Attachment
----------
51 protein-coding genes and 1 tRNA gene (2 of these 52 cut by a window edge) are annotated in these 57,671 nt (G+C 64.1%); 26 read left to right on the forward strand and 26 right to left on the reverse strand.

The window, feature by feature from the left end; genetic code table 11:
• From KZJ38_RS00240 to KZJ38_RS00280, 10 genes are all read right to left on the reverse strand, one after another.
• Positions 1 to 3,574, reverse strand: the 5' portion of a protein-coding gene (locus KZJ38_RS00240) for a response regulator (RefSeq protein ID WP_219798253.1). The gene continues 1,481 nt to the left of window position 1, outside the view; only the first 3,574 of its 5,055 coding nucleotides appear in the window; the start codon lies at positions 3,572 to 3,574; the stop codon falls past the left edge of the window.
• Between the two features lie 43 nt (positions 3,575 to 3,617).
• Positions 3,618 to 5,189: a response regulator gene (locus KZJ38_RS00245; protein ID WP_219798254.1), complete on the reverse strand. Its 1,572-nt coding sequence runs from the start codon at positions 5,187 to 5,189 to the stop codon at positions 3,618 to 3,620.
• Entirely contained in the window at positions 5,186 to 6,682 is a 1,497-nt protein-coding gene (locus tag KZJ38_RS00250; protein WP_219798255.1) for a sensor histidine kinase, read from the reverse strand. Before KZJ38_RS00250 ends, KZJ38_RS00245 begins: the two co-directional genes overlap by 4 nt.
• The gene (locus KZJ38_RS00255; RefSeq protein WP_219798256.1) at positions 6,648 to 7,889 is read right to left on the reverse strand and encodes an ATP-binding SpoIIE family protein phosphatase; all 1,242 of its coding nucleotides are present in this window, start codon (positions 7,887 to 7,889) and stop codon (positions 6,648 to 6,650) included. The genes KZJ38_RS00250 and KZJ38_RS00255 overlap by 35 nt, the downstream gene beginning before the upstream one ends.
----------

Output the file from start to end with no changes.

51 protein-coding genes and 1 tRNA gene (2 of these 52 cut by a window edge) are annotated in these 57,671 nt (G+C 64.1%); 26 read left to right on the forward strand and 26 right to left on the reverse strand.

The window, feature by feature from the left end; genetic code table 11:
• From KZJ38_RS00240 to KZJ38_RS00280, 10 genes are all read right to left on the reverse strand, one after another.
• Positions 1 to 3,574, reverse strand: the 5' portion of a protein-coding gene (locus KZJ38_RS00240) for a response regulator (RefSeq protein ID WP_219798253.1). The gene continues 1,481 nt to the left of window position 1, outside the view; only the first 3,574 of its 5,055 coding nucleotides appear in the window; the start codon lies at positions 3,572 to 3,574; the stop codon falls past the left edge of the window.
• Between the two features lie 43 nt (positions 3,575 to 3,617).
• Positions 3,618 to 5,189: a response regulator gene (locus KZJ38_RS00245; protein ID WP_219798254.1), complete on the reverse strand. Its 1,572-nt coding sequence runs from the start codon at positions 5,187 to 5,189 to the stop codon at positions 3,618 to 3,620.
• Entirely contained in the window at positions 5,186 to 6,682 is a 1,497-nt protein-coding gene (locus tag KZJ38_RS00250; protein WP_219798255.1) for a sensor histidine kinase, read from the reverse strand. Before KZJ38_RS00250 ends, KZJ38_RS00245 begins: the two co-directional genes overlap by 4 nt.
• The gene (locus KZJ38_RS00255; RefSeq protein WP_219798256.1) at positions 6,648 to 7,889 is read right to left on the reverse strand and encodes an ATP-binding SpoIIE family protein phosphatase; all 1,242 of its coding nucleotides are present in this window, start codon (positions 7,887 to 7,889) and stop codon (positions 6,648 to 6,650) included. The genes KZJ38_RS00250 and KZJ38_RS00255 overlap by 35 nt, the downstream gene beginning before the upstream one ends.